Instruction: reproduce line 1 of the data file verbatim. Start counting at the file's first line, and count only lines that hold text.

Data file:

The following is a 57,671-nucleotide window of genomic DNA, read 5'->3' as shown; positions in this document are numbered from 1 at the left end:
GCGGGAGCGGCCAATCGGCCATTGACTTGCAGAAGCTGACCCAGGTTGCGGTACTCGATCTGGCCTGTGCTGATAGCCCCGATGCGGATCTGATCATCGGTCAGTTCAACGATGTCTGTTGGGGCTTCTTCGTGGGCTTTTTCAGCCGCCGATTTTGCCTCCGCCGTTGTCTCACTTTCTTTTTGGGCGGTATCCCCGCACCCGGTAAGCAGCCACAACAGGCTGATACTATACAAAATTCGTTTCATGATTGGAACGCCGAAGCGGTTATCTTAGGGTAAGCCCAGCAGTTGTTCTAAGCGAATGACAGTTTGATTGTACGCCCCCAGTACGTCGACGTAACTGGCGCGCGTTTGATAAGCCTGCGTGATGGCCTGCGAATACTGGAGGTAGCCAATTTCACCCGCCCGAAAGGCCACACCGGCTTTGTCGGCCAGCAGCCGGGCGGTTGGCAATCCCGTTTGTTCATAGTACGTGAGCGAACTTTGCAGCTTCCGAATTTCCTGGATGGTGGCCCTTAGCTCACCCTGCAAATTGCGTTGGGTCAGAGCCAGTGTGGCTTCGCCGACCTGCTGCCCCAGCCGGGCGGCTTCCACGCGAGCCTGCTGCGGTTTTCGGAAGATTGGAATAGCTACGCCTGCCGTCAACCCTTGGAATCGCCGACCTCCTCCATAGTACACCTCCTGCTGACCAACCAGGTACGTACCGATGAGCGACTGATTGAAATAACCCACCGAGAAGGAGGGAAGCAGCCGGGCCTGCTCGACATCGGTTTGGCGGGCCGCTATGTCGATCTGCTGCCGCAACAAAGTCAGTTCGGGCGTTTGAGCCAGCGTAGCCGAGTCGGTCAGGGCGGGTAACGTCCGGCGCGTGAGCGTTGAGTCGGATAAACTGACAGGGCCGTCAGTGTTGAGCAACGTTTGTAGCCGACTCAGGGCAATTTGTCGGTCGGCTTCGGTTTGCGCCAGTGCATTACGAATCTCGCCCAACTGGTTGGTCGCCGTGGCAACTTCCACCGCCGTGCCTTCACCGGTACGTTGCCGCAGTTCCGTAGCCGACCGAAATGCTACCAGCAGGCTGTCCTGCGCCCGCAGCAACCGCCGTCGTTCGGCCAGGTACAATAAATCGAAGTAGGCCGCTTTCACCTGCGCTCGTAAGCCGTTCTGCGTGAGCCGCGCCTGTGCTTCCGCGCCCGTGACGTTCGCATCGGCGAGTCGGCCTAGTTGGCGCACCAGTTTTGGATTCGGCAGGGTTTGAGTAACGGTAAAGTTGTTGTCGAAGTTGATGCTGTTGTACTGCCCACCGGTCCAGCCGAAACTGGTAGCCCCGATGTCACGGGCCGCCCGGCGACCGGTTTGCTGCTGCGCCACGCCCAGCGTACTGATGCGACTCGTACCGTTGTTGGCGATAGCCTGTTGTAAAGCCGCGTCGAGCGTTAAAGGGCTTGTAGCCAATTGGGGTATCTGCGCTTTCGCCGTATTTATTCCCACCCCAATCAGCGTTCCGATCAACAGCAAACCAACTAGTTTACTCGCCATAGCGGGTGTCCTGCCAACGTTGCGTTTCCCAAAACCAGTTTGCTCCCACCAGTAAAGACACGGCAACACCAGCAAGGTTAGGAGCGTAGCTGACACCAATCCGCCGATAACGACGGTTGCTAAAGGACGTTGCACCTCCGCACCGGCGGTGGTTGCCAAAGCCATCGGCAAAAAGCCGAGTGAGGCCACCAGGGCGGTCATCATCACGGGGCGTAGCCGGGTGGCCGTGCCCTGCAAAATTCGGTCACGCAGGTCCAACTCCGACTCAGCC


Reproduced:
The following is a 57,671-nucleotide window of genomic DNA, read 5'->3' as shown; positions in this document are numbered from 1 at the left end: